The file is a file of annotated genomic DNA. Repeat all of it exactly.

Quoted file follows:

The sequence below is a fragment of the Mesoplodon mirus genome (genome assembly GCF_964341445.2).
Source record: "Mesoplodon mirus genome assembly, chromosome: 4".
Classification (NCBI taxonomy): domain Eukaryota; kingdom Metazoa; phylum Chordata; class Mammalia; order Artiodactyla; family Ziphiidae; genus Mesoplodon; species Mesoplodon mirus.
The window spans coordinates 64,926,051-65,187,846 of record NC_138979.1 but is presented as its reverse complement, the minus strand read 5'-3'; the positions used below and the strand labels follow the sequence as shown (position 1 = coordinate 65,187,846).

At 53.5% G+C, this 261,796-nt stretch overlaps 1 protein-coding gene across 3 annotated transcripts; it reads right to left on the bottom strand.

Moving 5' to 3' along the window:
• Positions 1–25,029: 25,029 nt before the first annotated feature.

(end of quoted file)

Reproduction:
The sequence below is a fragment of the Mesoplodon mirus genome (genome assembly GCF_964341445.2).
Source record: "Mesoplodon mirus genome assembly, chromosome: 4".
Classification (NCBI taxonomy): domain Eukaryota; kingdom Metazoa; phylum Chordata; class Mammalia; order Artiodactyla; family Ziphiidae; genus Mesoplodon; species Mesoplodon mirus.
The window spans coordinates 64,926,051-65,187,846 of record NC_138979.1 but is presented as its reverse complement, the minus strand read 5'-3'; the positions used below and the strand labels follow the sequence as shown (position 1 = coordinate 65,187,846).

At 53.5% G+C, this 261,796-nt stretch overlaps 1 protein-coding gene across 3 annotated transcripts; it reads right to left on the bottom strand.

Moving 5' to 3' along the window:
• Positions 1–25,029: 25,029 nt before the first annotated feature.